The little dog perked up again as the book relayed a new message. “You can access my database of knowledge by holding me, the book me not the dog me, up to any object or site you’d wish to have information on. For example hold me up to the train”

The man held up the notebook, pages open, towards the train. A description began to appear

“The BOBERT, Budget Overland Basics Expert Rail Transport: West Rolfport to Frubelough line”

The man’s jaw dropped. What sort of technology was this? How was this even remotely possible?

“That’s amazing pug!”. The pug dog joyously wagged its tail. An idea sprang into the man’s mind, he held the book up to himself. Perhaps this book, this PUG, could provide information on who he was.

It didn’t work. The pages stubbornly ceased to produce anything.

“You’ve got nothing?” the man asked the book, and dog, the dogbook, the PUG.

“I’m afraid not sir. My services were arranged in advance and I was to meet a man matching your description here. Perhaps we can start with your name at least?” The pug looked up into the man’s face expectantly.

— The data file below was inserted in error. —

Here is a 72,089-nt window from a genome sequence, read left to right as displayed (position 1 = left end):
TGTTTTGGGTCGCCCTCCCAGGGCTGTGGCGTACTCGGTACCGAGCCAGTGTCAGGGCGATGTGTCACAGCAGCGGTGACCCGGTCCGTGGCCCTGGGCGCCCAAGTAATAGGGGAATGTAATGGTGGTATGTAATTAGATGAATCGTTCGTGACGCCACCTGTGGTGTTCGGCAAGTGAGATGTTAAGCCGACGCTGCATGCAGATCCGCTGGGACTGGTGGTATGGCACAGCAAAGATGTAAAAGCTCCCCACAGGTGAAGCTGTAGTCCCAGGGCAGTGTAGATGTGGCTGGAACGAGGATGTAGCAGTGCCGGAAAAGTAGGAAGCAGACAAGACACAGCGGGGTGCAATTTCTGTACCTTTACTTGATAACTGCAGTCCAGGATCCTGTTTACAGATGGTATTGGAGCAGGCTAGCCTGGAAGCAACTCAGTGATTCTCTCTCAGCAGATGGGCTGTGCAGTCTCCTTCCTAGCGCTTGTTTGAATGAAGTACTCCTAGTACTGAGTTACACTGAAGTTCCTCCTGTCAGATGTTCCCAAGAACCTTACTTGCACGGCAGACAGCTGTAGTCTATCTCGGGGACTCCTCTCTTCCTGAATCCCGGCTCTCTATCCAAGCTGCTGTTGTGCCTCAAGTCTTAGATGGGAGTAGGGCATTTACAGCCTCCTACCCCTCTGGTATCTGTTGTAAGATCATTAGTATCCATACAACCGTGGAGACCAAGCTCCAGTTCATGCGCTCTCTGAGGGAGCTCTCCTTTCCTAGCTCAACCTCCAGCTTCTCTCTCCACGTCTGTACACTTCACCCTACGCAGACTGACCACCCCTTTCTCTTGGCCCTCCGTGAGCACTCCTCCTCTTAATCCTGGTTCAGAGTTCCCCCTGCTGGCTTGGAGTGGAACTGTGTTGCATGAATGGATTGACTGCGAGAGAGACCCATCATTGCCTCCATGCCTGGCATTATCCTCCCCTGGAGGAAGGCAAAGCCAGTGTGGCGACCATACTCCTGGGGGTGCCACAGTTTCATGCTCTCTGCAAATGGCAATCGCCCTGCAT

“My name is a goddamn enigma, just like the rest of me” retorted the man.

“Very well sir. I shall call you Enigma”

The man blankly stared at the little dog, who stared back at him nearly beaming. “Fine. That’s fine. Not like anything makes sense anyways. I’ve got no clue about who I am or what I’m doing. I’m standing here talking to a pug and carrying around this… bastard full of money” he proceeded to violently shake the suitcase. “I clearly need help. We can figure it out together I suppose. I don’t know anything and you seem to know everything except for the something that I need to know. So there you have it pug, I’m not sure who sent you or why but will you help me?”

“Yes. Together” replied PUG and they slowly walked into the city with the light from the rising sun illuminating the path before them.

fact or fiction

About the author

Patrick Callaghan